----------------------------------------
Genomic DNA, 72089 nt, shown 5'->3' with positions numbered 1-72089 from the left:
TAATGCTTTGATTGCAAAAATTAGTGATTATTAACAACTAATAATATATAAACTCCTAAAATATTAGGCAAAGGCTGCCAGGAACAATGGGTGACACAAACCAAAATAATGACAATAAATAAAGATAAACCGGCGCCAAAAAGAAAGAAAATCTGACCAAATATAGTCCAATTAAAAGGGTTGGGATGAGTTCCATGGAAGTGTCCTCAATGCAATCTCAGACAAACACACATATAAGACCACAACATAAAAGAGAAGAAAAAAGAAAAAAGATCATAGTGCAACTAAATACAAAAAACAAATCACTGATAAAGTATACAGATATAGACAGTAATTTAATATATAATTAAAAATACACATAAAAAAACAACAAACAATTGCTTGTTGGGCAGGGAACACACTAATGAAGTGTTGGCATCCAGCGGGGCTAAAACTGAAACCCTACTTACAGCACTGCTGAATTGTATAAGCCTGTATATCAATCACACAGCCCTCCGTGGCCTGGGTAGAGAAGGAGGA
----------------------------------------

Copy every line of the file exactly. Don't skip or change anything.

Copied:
Genomic DNA, 72089 nt, shown 5'->3' with positions numbered 1-72089 from the left:
TAATGCTTTGATTGCAAAAATTAGTGATTATTAACAACTAATAATATATAAACTCCTAAAATATTAGGCAAAGGCTGCCAGGAACAATGGGTGACACAAACCAAAATAATGACAATAAATAAAGATAAACCGGCGCCAAAAAGAAAGAAAATCTGACCAAATATAGTCCAATTAAAAGGGTTGGGATGAGTTCCATGGAAGTGTCCTCAATGCAATCTCAGACAAACACACATATAAGACCACAACATAAAAGAGAAGAAAAAAGAAAAAAGATCATAGTGCAACTAAATACAAAAAACAAATCACTGATAAAGTATACAGATATAGACAGTAATTTAATATATAATTAAAAATACACATAAAAAAACAACAAACAATTGCTTGTTGGGCAGGGAACACACTAATGAAGTGTTGGCATCCAGCGGGGCTAAAACTGAAACCCTACTTACAGCACTGCTGAATTGTATAAGCCTGTATATCAATCACACAGCCCTCCGTGGCCTGGGTAGAGAAGGAGGA